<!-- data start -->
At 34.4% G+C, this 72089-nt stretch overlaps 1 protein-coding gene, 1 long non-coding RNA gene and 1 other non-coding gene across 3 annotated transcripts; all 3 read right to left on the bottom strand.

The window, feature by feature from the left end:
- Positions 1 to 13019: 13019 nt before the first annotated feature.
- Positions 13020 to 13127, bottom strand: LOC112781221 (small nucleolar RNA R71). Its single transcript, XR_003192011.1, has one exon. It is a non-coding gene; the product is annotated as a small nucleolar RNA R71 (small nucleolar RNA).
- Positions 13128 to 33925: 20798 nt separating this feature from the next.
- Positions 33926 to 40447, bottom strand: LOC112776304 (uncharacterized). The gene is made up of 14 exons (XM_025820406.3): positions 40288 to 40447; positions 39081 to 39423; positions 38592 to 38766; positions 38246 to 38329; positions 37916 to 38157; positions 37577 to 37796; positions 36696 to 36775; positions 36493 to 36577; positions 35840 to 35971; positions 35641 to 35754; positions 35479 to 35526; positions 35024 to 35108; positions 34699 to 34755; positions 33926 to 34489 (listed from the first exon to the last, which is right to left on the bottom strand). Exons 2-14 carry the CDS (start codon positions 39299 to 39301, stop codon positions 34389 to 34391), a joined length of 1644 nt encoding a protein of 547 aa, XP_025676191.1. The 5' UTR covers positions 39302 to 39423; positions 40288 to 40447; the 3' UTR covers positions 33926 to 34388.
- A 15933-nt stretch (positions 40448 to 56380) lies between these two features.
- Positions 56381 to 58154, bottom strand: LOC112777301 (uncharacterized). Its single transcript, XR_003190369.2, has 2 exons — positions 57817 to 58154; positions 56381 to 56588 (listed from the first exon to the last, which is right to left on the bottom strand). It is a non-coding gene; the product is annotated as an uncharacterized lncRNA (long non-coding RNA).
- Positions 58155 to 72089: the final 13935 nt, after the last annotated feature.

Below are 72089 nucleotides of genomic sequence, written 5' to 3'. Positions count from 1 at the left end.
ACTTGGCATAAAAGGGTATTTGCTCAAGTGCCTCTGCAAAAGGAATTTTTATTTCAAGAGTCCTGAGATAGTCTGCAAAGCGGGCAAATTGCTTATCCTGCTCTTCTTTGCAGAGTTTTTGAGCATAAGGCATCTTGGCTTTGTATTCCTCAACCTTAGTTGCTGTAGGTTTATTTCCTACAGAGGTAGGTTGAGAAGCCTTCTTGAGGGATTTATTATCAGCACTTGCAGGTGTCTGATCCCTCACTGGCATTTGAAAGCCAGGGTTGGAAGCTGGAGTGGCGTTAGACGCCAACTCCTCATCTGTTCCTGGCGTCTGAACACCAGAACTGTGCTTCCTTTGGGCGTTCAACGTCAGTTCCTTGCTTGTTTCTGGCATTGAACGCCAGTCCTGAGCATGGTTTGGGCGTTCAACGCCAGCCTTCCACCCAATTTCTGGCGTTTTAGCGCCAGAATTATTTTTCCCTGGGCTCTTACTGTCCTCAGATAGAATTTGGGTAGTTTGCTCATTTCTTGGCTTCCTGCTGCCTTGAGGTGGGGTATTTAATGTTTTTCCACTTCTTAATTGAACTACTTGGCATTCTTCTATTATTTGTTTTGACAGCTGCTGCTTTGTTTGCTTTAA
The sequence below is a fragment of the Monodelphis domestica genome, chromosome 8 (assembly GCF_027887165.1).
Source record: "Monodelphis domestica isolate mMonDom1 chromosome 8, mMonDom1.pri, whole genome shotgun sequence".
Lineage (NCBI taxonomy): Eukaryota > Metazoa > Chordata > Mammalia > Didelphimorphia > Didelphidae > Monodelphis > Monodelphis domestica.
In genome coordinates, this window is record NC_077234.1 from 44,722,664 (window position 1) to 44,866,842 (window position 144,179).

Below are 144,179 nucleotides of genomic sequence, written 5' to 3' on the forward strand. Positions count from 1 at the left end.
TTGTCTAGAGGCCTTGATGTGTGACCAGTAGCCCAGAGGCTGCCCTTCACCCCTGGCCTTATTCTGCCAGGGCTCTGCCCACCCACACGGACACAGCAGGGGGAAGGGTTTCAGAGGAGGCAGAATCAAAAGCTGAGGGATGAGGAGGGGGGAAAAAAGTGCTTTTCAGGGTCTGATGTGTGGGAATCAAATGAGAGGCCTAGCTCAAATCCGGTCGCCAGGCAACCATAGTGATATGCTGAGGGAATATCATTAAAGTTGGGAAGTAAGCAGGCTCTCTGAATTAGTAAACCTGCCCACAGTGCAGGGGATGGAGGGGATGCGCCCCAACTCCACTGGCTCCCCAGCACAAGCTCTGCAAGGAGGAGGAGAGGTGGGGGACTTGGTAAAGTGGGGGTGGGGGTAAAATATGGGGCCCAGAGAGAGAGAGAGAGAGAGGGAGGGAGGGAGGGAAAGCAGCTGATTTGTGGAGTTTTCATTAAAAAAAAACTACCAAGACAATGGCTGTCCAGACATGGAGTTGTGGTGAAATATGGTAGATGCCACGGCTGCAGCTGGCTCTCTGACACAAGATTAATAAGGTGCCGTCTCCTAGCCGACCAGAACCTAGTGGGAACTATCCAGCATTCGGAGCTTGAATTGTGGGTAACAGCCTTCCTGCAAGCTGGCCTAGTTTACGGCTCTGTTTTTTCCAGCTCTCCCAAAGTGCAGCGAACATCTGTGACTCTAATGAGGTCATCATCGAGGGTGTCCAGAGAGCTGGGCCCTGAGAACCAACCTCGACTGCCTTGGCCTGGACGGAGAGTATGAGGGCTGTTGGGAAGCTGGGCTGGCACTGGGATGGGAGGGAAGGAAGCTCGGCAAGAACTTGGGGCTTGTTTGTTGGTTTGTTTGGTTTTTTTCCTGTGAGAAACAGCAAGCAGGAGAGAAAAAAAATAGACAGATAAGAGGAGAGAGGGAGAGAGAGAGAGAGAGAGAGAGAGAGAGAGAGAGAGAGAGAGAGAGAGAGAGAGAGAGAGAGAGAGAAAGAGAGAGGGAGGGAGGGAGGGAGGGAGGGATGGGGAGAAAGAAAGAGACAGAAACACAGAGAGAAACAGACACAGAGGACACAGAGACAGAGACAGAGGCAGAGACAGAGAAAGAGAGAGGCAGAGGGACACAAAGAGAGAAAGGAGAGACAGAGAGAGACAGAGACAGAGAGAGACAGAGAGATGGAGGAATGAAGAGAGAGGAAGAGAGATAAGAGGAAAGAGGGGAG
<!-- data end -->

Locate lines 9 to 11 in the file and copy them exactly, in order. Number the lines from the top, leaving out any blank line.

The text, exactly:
- Positions 58155 to 72089: the final 13935 nt, after the last annotated feature.

Below are 72089 nucleotides of genomic sequence, written 5' to 3'. Positions count from 1 at the left end.
ACTTGGCATAAAAGGGTATTTGCTCAAGTGCCTCTGCAAAAGGAATTTTTATTTCAAGAGTCCTGAGATAGTCTGCAAAGCGGGCAAATTGCTTATCCTGCTCTTCTTTGCAGAGTTTTTGAGCATAAGGCATCTTGGCTTTGTATTCCTCAACCTTAGTTGCTGTAGGTTTATTTCCTACAGAGGTAGGTTGAGAAGCCTTCTTGAGGGATTTATTATCAGCACTTGCAGGTGTCTGATCCCTCACTGGCATTTGAAAGCCAGGGTTGGAAGCTGGAGTGGCGTTAGACGCCAACTCCTCATCTGTTCCTGGCGTCTGAACACCAGAACTGTGCTTCCTTTGGGCGTTCAACGTCAGTTCCTTGCTTGTTTCTGGCATTGAACGCCAGTCCTGAGCATGGTTTGGGCGTTCAACGCCAGCCTTCCACCCAATTTCTGGCGTTTTAGCGCCAGAATTATTTTTCCCTGGGCTCTTACTGTCCTCAGATAGAATTTGGGTAGTTTGCTCATTTCTTGGCTTCCTGCTGCCTTGAGGTGGGGTATTTAATGTTTTTCCACTTCTTAATTGAACTACTTGGCATTCTTCTATTATTTGTTTTGACAGCTGCTGCTTTGTTTGCTTTAA